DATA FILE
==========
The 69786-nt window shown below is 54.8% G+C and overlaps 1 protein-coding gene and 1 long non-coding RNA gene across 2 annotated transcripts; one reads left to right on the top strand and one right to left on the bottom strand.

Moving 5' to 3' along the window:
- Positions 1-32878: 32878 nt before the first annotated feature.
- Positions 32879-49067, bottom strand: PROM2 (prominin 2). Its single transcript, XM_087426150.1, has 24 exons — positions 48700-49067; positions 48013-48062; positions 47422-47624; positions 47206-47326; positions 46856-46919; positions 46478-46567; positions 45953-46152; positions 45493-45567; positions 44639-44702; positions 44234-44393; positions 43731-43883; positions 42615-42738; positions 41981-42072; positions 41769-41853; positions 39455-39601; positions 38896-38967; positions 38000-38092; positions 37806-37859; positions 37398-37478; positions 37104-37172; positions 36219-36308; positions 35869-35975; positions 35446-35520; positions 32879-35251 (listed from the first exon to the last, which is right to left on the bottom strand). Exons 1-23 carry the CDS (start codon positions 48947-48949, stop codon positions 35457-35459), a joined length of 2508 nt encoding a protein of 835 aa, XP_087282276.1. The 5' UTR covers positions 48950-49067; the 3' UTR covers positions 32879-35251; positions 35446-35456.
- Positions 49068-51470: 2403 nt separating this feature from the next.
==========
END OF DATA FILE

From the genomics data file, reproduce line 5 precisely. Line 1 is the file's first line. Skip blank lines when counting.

- Positions 49068-51470: 2403 nt separating this feature from the next.